For a full review of every window type available, check out our Replacement Windows 101 blog.
Which glass options are important?
Gone are the days when glass was just glass. Today’s windows are available with numerous glass packages, offering unique benefits for security, noise control, and energy efficiency.
Most old windows feature single-pane glass, but newer models are available in double- and triple-pane construction. With double- and triple-pane glass, the panes are sealed together around an insulating spacer, and the space between each pane is filled with an insulating gas like argon or krypton.
You can also purchase windows with a special glass coating designed to block heat and harmful UV rays without stopping light. Low-emissivity (Low-E) glass is a popular choice that prevents carpets and upholstery from fading while maintaining your preferred indoor climate throughout the year.
Some useful definitions:
- Low-E Glass: low-emissivity glass with a transparent coating which acts as a thermal mirror used to increase a window’s insulating value, block or increase heat flow, and reduce fading.
- Solar Heat Gain Coefficient (SHGE): indicates the percentage of solar heat energy that makes its way through the glass under standard summer conditions. This includes both directly transmitted and indirectly transferred heat from energy initially absorbed by the glass. The lower the number, the better the window is blocking heat gain.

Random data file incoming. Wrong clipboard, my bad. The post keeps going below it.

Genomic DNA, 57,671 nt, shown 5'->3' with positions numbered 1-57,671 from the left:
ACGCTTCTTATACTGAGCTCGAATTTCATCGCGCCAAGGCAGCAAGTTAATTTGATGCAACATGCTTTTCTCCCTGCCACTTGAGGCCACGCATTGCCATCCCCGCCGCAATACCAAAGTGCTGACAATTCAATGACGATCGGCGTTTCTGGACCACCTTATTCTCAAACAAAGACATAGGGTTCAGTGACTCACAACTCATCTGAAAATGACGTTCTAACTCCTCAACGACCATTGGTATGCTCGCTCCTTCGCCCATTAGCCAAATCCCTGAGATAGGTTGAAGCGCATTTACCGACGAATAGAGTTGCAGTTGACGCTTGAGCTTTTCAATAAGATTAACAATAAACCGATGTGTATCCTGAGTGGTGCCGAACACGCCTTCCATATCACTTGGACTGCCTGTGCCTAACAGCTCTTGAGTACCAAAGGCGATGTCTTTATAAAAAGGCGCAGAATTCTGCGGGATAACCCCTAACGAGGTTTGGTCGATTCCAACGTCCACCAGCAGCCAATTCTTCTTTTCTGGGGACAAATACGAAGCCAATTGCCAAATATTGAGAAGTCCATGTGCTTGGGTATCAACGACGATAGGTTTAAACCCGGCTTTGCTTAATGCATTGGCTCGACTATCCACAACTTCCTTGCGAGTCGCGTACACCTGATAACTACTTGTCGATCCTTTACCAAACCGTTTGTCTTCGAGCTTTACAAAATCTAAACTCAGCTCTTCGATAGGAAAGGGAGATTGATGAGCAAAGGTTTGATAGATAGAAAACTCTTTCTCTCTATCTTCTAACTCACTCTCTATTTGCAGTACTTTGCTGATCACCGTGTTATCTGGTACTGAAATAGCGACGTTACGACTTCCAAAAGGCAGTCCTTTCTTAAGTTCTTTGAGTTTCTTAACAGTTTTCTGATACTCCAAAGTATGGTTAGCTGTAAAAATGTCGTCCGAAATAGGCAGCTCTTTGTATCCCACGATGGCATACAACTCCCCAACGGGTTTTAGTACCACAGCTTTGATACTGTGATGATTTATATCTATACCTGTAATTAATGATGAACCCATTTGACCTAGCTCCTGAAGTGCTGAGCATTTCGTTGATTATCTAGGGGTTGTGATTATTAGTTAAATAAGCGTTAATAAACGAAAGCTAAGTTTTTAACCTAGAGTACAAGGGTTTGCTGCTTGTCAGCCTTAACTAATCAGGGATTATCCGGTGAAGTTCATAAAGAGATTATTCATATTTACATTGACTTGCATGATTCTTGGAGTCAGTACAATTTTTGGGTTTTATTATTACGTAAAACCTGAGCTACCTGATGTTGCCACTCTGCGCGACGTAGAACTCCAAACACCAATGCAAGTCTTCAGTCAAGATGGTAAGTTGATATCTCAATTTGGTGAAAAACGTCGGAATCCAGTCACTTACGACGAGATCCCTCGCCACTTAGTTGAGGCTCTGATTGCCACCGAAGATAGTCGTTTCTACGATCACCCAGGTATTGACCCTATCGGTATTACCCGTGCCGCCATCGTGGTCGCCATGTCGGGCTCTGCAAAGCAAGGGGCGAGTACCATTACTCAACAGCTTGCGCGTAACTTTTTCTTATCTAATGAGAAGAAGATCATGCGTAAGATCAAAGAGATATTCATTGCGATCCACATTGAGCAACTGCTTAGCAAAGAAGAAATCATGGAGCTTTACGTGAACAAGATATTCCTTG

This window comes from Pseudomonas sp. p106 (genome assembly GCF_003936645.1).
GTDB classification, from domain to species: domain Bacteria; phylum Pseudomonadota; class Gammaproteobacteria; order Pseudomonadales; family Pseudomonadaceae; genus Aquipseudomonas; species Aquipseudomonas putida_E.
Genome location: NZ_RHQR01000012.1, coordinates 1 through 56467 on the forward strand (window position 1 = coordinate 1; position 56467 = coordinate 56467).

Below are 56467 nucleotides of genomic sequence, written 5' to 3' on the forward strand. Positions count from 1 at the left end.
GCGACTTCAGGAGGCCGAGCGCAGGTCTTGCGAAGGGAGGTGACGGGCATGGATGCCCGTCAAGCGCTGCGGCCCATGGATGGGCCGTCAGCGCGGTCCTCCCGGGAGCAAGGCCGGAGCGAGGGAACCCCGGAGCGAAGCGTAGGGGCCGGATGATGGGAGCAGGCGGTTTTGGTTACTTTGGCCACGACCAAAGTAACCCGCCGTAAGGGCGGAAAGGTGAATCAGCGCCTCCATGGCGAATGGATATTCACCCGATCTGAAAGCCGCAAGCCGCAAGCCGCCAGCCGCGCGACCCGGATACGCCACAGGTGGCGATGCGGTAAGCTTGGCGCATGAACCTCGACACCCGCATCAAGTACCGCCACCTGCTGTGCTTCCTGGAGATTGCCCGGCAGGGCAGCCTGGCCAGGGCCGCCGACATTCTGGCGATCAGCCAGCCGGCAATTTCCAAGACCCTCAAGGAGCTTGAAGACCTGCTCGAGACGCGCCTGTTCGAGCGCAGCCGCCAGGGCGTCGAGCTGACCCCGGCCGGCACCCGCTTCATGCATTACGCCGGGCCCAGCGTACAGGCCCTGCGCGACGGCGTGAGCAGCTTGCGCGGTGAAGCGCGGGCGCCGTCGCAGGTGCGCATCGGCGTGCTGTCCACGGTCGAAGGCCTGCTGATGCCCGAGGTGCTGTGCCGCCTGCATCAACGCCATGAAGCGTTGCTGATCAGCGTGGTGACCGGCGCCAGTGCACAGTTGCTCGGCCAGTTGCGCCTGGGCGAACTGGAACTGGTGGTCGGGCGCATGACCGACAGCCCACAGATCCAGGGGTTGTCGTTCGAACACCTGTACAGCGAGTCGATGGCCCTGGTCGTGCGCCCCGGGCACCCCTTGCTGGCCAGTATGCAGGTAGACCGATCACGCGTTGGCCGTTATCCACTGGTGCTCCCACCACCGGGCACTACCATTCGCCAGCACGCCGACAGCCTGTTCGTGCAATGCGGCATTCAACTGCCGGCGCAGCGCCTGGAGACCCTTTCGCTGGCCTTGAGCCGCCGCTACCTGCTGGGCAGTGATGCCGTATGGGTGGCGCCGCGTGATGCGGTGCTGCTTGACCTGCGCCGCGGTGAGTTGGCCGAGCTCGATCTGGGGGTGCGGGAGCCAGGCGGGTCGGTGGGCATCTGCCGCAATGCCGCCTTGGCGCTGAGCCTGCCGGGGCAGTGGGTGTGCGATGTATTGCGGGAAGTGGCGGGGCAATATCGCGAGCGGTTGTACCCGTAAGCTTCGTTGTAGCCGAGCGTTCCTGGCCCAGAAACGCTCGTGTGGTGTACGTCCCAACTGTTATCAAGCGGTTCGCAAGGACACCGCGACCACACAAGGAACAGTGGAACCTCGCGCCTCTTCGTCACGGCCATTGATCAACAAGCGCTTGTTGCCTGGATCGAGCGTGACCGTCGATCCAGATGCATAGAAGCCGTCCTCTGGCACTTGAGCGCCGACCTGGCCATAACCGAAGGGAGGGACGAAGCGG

- “U”-Value: the rate of heat flow through the material. U-value is used to measure heat loss or gain due to differences between indoor and outdoor air temperatures. The lower the U-value, the better the window resists heat transfer.
Don’t forget to look for the ENERGY STAR® when shopping for new or replacement windows. Every product you see with the ENERGY STAR mark meets strict guidelines set by the Environmental Protection Agency (EPA). At Window World, we offer window packages that are ENERGY STAR qualified in each of the country’s four climate zones.
What about installation?
Once you’ve found the perfect windows for your home, it’s time to start thinking about installation.
Regardless of whether you are purchasing new or replacement windows, the choice to install them yourself can be tempting. But be aware, this can be a costly place to make mistakes. Measuring for new windows is extremely important if you don’t want to expand or shrink an opening in your home’s walls.
Additionally, most windows will only meet their energy efficiency ratings if they are measured correctly and installed following all local codes and regulations. If you end up nailing a window without the proper preparation beforehand (caulking, setting to square, etc.), you can probably kiss those warranties goodbye.
Maintaining your new windows
With new windows in place, all you need to do is give them some routine maintenance throughout the year, and you’ll be enjoying the view in comfort and style for years to come.
Check out our Ultimate Guide to Cleaning Windows for some expert tips and advice.
And if you’re ready to talk with someone about new windows, whether you’re ready to buy today or just starting the discussion, one of our expert design consultants can help with a free demonstration or quote.